Home > Research > Publications & Outputs > Women scientists and the Freshwater Biological ...

Electronic data

  • Women Scientists and the Freshwater Biological Association (Toogood Waterton and Heim)

    Rights statement: This is an Accepted Manuscript of an article published by Edinburgh University Press in Archives of Natural History. The Version of Record is available online at: https://www.euppublishing.com/doi/abs/10.3366/anh.2020.0618

    Accepted author manuscript, 327 KB, PDF document

    Available under license: CC BY-NC: Creative Commons Attribution-NonCommercial 4.0 International License

Links

Text available via DOI:

View graph of relations

Women scientists and the Freshwater Biological Association, 1929–1950

Research output: Contribution to journalJournal article

Published
Close
<mark>Journal publication date</mark>1/04/2020
<mark>Journal</mark>Archives of Natural History
Issue number1
Volume47
Number of pages13
Pages (from-to)16-28
Publication statusPublished
Original languageEnglish

Abstract

In the early to mid-twentieth century, women had limited opportunities to develop and practice as scientists and, when they did, were often marked out: regarded as odd or remarkable because they were women with scientific commitment, in contrast to their male counterparts. Opportunities for women in freshwater science arose in Britain in interconnected institutions centred on the Freshwater Biological Association (FBA) founded in 1929. Several women scientists, pioneers in their fields, were nurtured by the FBA, such as the early freshwater researchers Penelope Jenkin, Marie Rosenberg and Winifred Frost, the two latter being the FBA’s first professional women naturalists. Several universities, such as Queen Mary College, University of London, gave opportunities to women freshwater scientists and had direct links to the FBA. Opportunities also arose for women scientists in British colonies. Other researchers who achieved distinction in their field were also products of the FBA and its imperial and university networks: Rosemary Lowe, Winifred Pennington, Winifred Frost, Carmel Humphries and Maud Godward, for example. We argue that the FBA encouraged scientists in relatively new scientific fields for the most part irrespective of gender. This is notable in a period when women scientists were treated with prejudice in scientific culture generally.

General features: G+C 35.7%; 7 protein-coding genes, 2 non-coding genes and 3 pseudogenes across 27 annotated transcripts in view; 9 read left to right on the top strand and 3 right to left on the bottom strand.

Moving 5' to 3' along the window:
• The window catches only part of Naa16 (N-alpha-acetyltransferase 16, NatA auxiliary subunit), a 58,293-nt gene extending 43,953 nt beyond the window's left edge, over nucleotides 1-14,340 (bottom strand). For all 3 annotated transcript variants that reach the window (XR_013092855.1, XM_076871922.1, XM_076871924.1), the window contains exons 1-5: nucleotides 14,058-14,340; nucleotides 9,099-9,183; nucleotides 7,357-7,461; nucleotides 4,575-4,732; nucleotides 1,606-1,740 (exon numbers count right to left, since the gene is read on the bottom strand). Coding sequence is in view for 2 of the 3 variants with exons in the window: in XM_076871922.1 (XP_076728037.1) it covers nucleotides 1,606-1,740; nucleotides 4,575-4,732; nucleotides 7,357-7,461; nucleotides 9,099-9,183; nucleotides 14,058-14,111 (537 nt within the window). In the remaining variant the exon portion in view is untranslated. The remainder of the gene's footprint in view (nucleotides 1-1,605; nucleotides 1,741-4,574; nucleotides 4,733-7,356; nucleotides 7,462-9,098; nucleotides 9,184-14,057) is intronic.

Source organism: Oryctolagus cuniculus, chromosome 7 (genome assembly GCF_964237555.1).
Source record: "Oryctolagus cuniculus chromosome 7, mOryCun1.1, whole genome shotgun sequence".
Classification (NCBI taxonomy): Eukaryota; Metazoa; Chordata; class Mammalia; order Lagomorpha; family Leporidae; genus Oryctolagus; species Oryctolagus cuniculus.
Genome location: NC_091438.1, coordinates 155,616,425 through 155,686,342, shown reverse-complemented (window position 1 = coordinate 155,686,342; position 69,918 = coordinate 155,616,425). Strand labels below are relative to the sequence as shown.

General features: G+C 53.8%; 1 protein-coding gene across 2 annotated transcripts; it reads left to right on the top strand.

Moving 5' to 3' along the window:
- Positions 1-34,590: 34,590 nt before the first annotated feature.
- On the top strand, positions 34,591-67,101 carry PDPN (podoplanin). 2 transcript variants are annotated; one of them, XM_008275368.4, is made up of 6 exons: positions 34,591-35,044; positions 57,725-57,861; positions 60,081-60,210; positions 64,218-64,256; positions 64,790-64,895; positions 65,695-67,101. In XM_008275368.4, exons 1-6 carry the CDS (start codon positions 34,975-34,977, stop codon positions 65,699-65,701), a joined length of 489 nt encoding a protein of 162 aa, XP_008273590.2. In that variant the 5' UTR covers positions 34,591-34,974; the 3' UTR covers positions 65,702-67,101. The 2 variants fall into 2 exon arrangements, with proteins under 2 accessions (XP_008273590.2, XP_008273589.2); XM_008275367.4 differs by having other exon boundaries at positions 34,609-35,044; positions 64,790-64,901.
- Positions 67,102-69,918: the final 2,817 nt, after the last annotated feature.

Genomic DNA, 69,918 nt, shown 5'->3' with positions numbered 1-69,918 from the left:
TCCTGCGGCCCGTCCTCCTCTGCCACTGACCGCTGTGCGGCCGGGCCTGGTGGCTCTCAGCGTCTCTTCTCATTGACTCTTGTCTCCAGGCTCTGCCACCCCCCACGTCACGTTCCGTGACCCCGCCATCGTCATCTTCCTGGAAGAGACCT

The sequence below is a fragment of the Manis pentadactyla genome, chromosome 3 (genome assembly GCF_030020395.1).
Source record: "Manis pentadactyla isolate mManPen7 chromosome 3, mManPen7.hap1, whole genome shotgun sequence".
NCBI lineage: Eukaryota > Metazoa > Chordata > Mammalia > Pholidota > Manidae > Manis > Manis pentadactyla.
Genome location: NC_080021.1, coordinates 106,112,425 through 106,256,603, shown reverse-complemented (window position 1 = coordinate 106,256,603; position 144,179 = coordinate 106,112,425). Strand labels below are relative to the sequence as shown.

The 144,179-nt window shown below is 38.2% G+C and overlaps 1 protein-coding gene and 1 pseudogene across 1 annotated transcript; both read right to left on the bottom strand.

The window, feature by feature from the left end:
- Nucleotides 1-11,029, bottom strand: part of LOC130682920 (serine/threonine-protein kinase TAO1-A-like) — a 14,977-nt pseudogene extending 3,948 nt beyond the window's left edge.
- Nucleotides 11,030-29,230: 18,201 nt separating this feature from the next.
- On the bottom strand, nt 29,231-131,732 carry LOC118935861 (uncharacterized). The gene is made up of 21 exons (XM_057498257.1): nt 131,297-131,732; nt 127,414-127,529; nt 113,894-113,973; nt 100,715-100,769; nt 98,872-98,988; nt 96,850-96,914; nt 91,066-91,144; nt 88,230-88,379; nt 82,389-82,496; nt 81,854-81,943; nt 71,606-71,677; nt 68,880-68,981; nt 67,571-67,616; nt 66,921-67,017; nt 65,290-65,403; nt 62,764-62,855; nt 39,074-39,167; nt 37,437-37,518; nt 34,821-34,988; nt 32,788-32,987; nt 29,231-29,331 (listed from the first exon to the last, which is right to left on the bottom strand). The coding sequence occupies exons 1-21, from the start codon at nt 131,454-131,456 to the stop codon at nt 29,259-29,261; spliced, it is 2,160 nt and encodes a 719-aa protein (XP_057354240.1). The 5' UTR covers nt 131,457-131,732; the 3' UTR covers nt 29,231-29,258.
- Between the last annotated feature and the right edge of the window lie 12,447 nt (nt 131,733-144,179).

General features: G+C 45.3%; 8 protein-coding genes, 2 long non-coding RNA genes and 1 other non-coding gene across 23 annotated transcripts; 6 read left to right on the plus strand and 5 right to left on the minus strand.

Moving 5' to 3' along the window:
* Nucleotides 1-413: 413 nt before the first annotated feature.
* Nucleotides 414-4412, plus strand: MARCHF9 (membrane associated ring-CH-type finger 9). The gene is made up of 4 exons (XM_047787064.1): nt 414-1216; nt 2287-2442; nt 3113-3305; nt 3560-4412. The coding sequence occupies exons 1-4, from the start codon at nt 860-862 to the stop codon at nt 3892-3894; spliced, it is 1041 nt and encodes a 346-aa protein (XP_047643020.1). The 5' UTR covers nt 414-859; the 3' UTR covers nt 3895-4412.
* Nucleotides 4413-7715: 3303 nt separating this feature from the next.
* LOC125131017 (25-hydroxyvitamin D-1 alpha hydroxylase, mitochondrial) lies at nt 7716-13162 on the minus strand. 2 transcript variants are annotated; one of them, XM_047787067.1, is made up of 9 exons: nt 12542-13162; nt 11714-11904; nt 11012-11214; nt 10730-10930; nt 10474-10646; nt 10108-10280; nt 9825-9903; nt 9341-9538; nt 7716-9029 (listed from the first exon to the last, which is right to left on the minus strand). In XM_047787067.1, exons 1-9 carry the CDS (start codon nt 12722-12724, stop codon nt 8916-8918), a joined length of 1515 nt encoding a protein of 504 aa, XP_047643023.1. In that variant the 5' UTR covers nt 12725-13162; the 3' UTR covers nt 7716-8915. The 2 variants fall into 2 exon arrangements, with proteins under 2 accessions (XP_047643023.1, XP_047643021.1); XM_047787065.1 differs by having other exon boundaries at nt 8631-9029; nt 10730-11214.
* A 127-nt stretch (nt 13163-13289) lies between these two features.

Bibliographic note

This is an Accepted Manuscript of an article published by Edinburgh University Press in Archives of Natural History. The Version of Record is available online at: https://www.euppublishing.com/doi/abs/10.3366/anh.2020.0618